Saturday, 10 May 2014
Flying The Flag For Scotland
I saw something on Facebook this week which got me thinking. Thinking enough to actually sit down and write about it, which is something that I've not done in a while anyway. It was a conversation which popped up on fellow blogger Halina Rifai Podcart's page, and related to a tweet that Podcart received and replied to. For ease here's the conversation below, and you can read the full Facebook conversation here.
Now firstly let me just point out that the following is my thoughts, and my thoughts alone, and in no way is meant to criticise anyone else involved or otherwise in these events. In fact the only reason I reference the conversation that happened on Podcart's Twitter/Facebook is because that's what kicked the whole thing off in my head.
Essentially the band (Once) We Were Kings requested a retweet to help them publicise their involvement in the Hard Rock Rising competition which relied on votes to help them progress to the next stage. Podcart did not retweet, but replied that the band's music was not to their taste and wished them luck. This resulted in the ensuing back and forth, and eventually ended with the band's Twitter account apologising for the way they spoke to Podcart.
Now there's a couple of points to address before I get to my actual reason for posting. Firstly, the band were tweeting the hell out of this link. Some might call it spamming, which I would probably agree with. Now whether you feel that's a bad thing, or a useful marketing ploy probably depends a lot on how much spam you receive yourself. Scottish Fiction gets a fair amount of Facebook/Twitter/email spam, Podcart being a bigger blog than us, I imagine gets a whole lot more. Public figures like Jim Gellatly, Ally McCrae and Gary Barlow (yes they tweeted Gary flipping Barlow) get a shit-ton of these messages every day, and will ignore nearly 99% of them. You could argue though that the tactic worked as the band made it to the next stage of the competition. I'm sure that's how they will see it at least.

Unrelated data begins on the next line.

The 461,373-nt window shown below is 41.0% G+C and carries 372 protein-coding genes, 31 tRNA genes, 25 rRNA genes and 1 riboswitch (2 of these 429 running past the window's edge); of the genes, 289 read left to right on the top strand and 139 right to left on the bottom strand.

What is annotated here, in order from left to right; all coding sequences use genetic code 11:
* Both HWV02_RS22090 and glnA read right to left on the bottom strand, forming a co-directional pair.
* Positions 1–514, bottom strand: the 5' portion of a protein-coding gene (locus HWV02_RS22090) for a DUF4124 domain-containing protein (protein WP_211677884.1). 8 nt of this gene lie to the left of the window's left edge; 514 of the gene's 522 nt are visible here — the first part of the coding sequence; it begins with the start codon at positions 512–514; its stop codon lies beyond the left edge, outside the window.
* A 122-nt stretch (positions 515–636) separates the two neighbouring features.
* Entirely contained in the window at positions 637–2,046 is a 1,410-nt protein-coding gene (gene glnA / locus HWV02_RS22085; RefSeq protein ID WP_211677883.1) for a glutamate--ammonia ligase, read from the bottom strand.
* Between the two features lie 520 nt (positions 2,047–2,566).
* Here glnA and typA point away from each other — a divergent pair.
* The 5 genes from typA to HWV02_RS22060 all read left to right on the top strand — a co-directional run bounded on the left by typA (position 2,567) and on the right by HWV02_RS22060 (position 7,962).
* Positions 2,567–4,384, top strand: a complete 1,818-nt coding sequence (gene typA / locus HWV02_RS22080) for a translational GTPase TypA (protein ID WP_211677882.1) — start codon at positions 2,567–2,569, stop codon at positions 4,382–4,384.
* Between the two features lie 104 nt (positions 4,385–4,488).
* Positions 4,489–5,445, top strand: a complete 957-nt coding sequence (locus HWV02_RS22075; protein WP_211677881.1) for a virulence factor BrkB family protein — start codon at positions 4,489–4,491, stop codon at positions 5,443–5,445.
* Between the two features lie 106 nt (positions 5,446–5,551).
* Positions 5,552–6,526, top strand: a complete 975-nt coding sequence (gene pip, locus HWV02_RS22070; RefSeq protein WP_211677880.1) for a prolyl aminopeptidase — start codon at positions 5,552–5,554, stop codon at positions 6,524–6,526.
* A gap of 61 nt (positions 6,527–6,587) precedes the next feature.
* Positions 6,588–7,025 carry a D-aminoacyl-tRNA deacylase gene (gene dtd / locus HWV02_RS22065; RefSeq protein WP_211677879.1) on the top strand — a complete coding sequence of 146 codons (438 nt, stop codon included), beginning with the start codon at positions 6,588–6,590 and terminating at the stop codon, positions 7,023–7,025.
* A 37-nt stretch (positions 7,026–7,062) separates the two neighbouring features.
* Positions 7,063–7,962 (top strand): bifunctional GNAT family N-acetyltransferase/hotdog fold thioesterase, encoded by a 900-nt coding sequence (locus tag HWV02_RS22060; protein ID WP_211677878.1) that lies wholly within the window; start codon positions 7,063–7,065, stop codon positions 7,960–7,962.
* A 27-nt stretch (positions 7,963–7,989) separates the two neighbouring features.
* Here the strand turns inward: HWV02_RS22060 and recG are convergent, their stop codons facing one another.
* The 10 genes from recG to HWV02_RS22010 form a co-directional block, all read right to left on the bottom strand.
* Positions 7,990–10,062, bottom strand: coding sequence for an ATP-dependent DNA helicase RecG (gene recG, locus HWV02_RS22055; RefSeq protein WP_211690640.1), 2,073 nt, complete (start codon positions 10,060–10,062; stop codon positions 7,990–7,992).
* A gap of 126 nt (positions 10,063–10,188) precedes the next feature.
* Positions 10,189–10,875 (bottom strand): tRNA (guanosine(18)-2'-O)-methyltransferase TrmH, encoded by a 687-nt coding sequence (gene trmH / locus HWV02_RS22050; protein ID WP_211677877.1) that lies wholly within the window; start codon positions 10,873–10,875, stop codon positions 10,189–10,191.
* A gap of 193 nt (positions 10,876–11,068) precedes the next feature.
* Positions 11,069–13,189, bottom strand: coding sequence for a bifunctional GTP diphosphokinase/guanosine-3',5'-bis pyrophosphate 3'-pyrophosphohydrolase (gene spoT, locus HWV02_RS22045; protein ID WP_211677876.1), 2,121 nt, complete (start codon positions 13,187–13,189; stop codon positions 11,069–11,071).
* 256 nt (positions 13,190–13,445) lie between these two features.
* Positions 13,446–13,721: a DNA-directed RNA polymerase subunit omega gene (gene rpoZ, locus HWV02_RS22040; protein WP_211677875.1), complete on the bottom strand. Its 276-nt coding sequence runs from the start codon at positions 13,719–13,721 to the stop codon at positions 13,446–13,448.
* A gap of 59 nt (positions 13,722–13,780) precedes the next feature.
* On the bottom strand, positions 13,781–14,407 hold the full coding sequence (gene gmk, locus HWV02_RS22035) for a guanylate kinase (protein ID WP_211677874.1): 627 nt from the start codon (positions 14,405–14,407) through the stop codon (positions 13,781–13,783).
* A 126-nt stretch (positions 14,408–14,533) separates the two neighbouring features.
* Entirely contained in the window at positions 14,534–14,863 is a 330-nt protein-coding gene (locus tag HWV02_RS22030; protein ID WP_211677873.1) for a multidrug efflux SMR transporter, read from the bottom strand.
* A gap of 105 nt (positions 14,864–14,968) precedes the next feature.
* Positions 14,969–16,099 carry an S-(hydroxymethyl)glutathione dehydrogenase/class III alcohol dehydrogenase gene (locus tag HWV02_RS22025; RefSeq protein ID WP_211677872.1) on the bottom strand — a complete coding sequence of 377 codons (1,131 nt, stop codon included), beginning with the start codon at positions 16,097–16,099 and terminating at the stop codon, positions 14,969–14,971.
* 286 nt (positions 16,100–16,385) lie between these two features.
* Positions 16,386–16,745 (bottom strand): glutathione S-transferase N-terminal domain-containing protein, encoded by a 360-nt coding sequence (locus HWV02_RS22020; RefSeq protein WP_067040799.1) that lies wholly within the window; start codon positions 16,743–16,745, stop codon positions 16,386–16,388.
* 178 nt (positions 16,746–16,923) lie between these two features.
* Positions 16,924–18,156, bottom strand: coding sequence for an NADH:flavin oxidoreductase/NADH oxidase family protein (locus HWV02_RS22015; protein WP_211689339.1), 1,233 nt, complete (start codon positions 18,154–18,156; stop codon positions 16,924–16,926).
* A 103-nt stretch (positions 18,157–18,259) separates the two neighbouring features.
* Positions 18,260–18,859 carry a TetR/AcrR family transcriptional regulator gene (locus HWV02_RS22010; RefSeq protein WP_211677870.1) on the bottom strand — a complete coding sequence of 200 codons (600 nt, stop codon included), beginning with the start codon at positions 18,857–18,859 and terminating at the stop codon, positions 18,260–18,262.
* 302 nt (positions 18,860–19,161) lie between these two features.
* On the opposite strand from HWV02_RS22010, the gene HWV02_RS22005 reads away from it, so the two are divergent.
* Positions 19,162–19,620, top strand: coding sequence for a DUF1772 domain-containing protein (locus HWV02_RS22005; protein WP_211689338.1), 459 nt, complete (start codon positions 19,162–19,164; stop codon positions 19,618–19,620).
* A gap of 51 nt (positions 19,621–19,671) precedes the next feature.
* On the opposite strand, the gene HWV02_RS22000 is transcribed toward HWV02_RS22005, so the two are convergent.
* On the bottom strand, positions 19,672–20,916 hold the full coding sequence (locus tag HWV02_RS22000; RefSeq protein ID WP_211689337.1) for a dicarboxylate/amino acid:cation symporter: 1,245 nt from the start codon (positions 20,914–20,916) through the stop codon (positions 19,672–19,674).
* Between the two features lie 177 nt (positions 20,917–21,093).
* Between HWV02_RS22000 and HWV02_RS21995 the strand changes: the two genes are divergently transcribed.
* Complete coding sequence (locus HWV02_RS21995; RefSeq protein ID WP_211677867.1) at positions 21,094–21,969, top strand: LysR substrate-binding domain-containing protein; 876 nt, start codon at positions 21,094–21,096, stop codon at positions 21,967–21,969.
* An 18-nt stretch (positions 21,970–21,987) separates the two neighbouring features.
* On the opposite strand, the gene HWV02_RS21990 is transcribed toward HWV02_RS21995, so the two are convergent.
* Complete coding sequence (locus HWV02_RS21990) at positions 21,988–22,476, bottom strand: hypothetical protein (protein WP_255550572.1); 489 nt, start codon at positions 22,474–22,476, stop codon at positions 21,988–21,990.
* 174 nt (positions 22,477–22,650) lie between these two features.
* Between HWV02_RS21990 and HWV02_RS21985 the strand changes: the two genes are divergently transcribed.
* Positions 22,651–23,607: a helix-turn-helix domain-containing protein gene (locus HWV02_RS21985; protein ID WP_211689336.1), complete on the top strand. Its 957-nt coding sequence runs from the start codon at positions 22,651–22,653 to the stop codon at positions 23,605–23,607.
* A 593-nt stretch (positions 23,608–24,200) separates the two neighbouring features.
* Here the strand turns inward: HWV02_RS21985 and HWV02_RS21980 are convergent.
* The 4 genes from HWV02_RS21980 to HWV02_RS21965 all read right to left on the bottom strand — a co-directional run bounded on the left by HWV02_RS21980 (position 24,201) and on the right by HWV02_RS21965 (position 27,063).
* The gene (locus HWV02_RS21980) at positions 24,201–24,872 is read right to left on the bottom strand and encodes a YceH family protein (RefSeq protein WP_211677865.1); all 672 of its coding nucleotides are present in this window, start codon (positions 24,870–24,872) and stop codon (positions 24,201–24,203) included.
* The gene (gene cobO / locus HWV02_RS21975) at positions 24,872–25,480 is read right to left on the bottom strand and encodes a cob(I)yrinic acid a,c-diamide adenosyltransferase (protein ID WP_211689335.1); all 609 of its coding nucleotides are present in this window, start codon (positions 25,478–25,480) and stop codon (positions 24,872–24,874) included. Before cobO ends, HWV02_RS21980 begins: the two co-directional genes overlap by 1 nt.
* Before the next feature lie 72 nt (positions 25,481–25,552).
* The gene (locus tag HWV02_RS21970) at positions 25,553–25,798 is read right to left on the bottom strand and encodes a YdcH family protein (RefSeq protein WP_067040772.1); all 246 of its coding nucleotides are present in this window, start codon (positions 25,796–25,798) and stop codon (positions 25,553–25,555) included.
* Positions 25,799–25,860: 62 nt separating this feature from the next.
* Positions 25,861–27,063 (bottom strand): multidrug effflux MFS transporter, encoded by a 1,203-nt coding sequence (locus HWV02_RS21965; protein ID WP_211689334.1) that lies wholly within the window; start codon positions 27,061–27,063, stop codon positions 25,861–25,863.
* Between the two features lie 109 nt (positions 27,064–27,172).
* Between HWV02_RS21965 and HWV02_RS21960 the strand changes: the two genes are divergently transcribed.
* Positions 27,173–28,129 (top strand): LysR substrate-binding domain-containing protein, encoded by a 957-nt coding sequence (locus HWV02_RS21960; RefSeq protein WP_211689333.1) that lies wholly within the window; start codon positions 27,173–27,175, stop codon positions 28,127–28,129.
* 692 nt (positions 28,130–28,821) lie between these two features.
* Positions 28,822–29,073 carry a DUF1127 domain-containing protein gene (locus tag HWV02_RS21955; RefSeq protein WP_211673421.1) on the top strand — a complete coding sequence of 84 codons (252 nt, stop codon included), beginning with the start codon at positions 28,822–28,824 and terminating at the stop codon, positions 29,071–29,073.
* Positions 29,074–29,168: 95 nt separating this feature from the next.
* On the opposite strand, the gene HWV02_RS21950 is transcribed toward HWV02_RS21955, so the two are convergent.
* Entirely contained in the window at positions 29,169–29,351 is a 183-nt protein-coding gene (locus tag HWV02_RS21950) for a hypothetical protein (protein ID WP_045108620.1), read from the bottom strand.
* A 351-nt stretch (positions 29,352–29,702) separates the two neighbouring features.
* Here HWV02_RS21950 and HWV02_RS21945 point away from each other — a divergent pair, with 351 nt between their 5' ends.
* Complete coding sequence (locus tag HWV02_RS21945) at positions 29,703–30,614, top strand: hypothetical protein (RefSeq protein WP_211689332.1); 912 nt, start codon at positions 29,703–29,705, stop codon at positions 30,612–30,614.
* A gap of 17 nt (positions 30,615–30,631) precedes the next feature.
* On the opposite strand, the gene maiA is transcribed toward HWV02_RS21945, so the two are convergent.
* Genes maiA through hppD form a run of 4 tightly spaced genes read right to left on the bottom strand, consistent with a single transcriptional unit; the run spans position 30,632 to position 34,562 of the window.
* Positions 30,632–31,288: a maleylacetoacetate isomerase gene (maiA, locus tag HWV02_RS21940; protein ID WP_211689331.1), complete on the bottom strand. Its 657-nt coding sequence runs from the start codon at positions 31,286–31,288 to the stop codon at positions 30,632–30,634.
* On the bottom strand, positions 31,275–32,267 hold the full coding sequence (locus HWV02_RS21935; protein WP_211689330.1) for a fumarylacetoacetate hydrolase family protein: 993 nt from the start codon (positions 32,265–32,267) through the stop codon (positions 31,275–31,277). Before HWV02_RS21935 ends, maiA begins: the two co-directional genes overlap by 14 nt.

Secondly, Scottish Fiction received the same message on Twitter that Podcart did. I retweeted it, as did lots of others. If I'm perfectly honest with you, I can't tell you why. I didn't follow the link and listen to the track, but I retweeted the link anyway. Is that wrong? Possibly.
Thirdly, having now listened to the track in question, I would agree with Podcart, that it's not my type of music. It's not something I would feature on the blog, or play on the radio show or podcast. That of course is my prerogative, and the simple fact of the matter is that bands have to be prepared for rejection and the fact that some people won't like their music.
My actual point relates to what (Once) We Were Kings claim that "Would've been nice for you to support your fellow Scots / City regardless..."
This for me raises an interesting question as what the purpose of local music blogs/zines/podcasts/etc actually is? Should they on one hand support all music from their local area regardless of personal tastes or should they act upon personal tastes thereby denying some music a place at their table? Is nationalism in music a bad thing?
That's a dangerous question for a blog/radio show specifically called Scottish Fiction to be asking. I actively promote this blog/radio show as featuring only Scottish music. Others don't have the caveat, but will naturally be immersed within the local music scene thereby being heavily skewed towards it. It got me thinking; why did I retweet (Once) We Were Kings tweet at all?
The answer I suppose is that there needs to be healthy mix of both support for local (whatever that boundary may be) music and a filter of not just personal taste, but of overall quality. The filters have to be applied for two reasons.